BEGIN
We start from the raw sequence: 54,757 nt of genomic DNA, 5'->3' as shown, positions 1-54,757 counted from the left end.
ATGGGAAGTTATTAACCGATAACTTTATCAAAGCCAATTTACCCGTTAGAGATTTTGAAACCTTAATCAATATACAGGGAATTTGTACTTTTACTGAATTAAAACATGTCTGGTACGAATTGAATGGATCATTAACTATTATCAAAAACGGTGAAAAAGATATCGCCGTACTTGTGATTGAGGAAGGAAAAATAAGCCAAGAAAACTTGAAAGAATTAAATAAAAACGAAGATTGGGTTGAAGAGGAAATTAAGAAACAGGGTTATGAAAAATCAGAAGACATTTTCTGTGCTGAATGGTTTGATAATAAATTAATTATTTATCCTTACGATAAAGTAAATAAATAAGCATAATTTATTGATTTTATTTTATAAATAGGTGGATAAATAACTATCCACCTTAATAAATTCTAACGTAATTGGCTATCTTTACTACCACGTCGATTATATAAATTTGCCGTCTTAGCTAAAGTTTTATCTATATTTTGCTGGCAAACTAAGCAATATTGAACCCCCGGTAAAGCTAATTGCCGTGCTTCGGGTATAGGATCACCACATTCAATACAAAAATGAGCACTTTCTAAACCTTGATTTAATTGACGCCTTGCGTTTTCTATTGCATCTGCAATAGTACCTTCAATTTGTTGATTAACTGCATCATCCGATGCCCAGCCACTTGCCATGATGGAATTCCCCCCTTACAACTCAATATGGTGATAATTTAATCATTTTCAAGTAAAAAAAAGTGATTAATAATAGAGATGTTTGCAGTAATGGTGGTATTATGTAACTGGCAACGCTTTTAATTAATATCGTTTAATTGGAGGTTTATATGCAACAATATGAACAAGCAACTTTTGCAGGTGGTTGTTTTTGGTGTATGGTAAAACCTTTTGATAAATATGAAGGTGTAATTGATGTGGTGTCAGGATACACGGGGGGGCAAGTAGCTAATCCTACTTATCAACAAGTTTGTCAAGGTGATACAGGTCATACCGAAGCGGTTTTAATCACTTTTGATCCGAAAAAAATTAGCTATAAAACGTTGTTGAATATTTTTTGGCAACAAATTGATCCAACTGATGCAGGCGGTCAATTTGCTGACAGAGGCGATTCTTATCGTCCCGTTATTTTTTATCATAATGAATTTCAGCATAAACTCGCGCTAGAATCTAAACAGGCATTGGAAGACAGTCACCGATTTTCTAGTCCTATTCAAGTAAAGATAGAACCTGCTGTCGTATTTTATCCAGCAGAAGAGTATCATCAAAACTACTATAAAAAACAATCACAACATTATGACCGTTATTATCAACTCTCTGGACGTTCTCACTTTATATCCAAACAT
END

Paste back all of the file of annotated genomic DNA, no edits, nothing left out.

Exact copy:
We start from the raw sequence: 54,757 nt of genomic DNA, 5'->3' as shown, positions 1-54,757 counted from the left end.
ATGGGAAGTTATTAACCGATAACTTTATCAAAGCCAATTTACCCGTTAGAGATTTTGAAACCTTAATCAATATACAGGGAATTTGTACTTTTACTGAATTAAAACATGTCTGGTACGAATTGAATGGATCATTAACTATTATCAAAAACGGTGAAAAAGATATCGCCGTACTTGTGATTGAGGAAGGAAAAATAAGCCAAGAAAACTTGAAAGAATTAAATAAAAACGAAGATTGGGTTGAAGAGGAAATTAAGAAACAGGGTTATGAAAAATCAGAAGACATTTTCTGTGCTGAATGGTTTGATAATAAATTAATTATTTATCCTTACGATAAAGTAAATAAATAAGCATAATTTATTGATTTTATTTTATAAATAGGTGGATAAATAACTATCCACCTTAATAAATTCTAACGTAATTGGCTATCTTTACTACCACGTCGATTATATAAATTTGCCGTCTTAGCTAAAGTTTTATCTATATTTTGCTGGCAAACTAAGCAATATTGAACCCCCGGTAAAGCTAATTGCCGTGCTTCGGGTATAGGATCACCACATTCAATACAAAAATGAGCACTTTCTAAACCTTGATTTAATTGACGCCTTGCGTTTTCTATTGCATCTGCAATAGTACCTTCAATTTGTTGATTAACTGCATCATCCGATGCCCAGCCACTTGCCATGATGGAATTCCCCCCTTACAACTCAATATGGTGATAATTTAATCATTTTCAAGTAAAAAAAAGTGATTAATAATAGAGATGTTTGCAGTAATGGTGGTATTATGTAACTGGCAACGCTTTTAATTAATATCGTTTAATTGGAGGTTTATATGCAACAATATGAACAAGCAACTTTTGCAGGTGGTTGTTTTTGGTGTATGGTAAAACCTTTTGATAAATATGAAGGTGTAATTGATGTGGTGTCAGGATACACGGGGGGGCAAGTAGCTAATCCTACTTATCAACAAGTTTGTCAAGGTGATACAGGTCATACCGAAGCGGTTTTAATCACTTTTGATCCGAAAAAAATTAGCTATAAAACGTTGTTGAATATTTTTTGGCAACAAATTGATCCAACTGATGCAGGCGGTCAATTTGCTGACAGAGGCGATTCTTATCGTCCCGTTATTTTTTATCATAATGAATTTCAGCATAAACTCGCGCTAGAATCTAAACAGGCATTGGAAGACAGTCACCGATTTTCTAGTCCTATTCAAGTAAAGATAGAACCTGCTGTCGTATTTTATCCAGCAGAAGAGTATCATCAAAACTACTATAAAAAACAATCACAACATTATGACCGTTATTATCAACTCTCTGGACGTTCTCACTTTATATCCAAACAT